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Find out where this artificial pancreas pioneer envisions the development of medical technologies

Frank Doyle – a prolific inventor of medical devices and director of the Harvard School of Engineering – will discuss the future of medical technology development during DeviceTalks BostonMay 10-11, 2022.

A pioneer in the development of artificial pancreas technology to treat diabetes, Doyle will share his insights into the future of medical device development, including the growing role of robotics and artificial intelligence.

(Register today!)

Doyle is Dean of the Harvard John A. Paulson School of Engineering and Applied Sciences. His success earned him election to the National Academy of Engineering last year (and the National Academies of Medicine and Inventors before that).

Doyle will address several critical areas during his keynote presentation at DeviceTalks Boston including:

  • What lessons has he learned from the many years of developing the complex systems and algorithms of an artificial pancreas and providing the support needed to bring it to market.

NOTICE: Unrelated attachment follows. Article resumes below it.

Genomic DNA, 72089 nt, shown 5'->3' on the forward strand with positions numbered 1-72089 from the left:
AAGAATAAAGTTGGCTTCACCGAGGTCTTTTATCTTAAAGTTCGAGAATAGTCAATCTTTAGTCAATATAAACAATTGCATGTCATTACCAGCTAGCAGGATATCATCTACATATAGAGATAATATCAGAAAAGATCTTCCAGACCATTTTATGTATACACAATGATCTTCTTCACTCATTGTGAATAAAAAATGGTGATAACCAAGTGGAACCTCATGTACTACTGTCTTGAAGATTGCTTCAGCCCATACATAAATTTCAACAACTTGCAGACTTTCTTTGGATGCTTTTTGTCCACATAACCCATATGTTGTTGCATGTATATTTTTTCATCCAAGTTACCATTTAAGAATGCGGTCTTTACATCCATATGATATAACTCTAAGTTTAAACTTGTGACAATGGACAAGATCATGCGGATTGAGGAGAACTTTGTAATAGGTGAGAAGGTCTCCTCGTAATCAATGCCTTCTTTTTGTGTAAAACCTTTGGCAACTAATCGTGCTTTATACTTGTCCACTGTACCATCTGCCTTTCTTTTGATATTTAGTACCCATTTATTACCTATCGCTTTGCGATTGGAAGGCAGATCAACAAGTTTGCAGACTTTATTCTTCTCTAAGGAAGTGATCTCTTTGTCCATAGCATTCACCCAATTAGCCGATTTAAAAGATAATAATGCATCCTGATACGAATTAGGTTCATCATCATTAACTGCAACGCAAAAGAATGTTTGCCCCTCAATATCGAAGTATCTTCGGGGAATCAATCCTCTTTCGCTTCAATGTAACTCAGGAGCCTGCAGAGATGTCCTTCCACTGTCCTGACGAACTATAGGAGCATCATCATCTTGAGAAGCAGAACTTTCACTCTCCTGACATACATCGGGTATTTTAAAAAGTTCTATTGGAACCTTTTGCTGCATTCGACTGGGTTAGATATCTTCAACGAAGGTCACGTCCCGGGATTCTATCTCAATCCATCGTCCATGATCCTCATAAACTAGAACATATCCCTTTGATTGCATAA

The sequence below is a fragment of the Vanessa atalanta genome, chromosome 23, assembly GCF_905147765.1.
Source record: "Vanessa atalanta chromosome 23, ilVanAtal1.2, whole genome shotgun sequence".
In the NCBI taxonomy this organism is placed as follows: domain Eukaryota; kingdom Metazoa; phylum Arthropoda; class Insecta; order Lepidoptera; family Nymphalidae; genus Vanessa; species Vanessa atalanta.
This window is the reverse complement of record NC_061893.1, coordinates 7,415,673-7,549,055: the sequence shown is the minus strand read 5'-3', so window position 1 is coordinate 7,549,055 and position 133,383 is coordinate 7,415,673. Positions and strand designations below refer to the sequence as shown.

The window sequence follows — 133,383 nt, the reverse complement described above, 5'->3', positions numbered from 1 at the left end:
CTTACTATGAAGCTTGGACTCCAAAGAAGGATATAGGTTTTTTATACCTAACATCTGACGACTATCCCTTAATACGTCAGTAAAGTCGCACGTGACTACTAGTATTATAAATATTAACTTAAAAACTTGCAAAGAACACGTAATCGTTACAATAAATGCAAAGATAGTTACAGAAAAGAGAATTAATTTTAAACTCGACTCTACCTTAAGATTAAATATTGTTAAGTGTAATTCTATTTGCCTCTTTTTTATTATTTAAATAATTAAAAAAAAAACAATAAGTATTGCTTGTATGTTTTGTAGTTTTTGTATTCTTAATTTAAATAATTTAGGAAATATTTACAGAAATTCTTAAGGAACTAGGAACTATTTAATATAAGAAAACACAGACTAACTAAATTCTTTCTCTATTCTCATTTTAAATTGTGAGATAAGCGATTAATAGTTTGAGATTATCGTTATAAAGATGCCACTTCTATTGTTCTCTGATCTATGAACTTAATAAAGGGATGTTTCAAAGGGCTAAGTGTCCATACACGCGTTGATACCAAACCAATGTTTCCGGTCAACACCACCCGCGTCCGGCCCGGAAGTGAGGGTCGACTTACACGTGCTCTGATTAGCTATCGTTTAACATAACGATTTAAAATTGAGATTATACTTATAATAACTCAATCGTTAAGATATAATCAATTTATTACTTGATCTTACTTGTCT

• How, in his role as Dean of the Harvard Paulson School of Engineering and Applied Sciences (SEAS), he is working to solidify SEAS’ position as an industry partner and developer of the next generation of innovators.
  • Where he sees medical device innovation benefiting from increased cooperation between engineering, business and medical schools as well as hospitals, foundations and government.
  • What are the expanded capabilities of Harvard Paulson’s new 500,000 square foot Science and Engineering Center – which opened in 2020 (and is home to the Chan Zuckerberg Initiative’s (CZI) Neuroscience AI Program of 500 millions of dollars.)
  • What the medical device industry can learn and teach technology industry leaders.

Doyle will be interviewed by Peter Stebbins, a medical technology industry leader and former head of business development at Johnson & Johnson.

Questions from the audience will be encouraged in this extensive discussion.

Register now to be part of our return to Boston.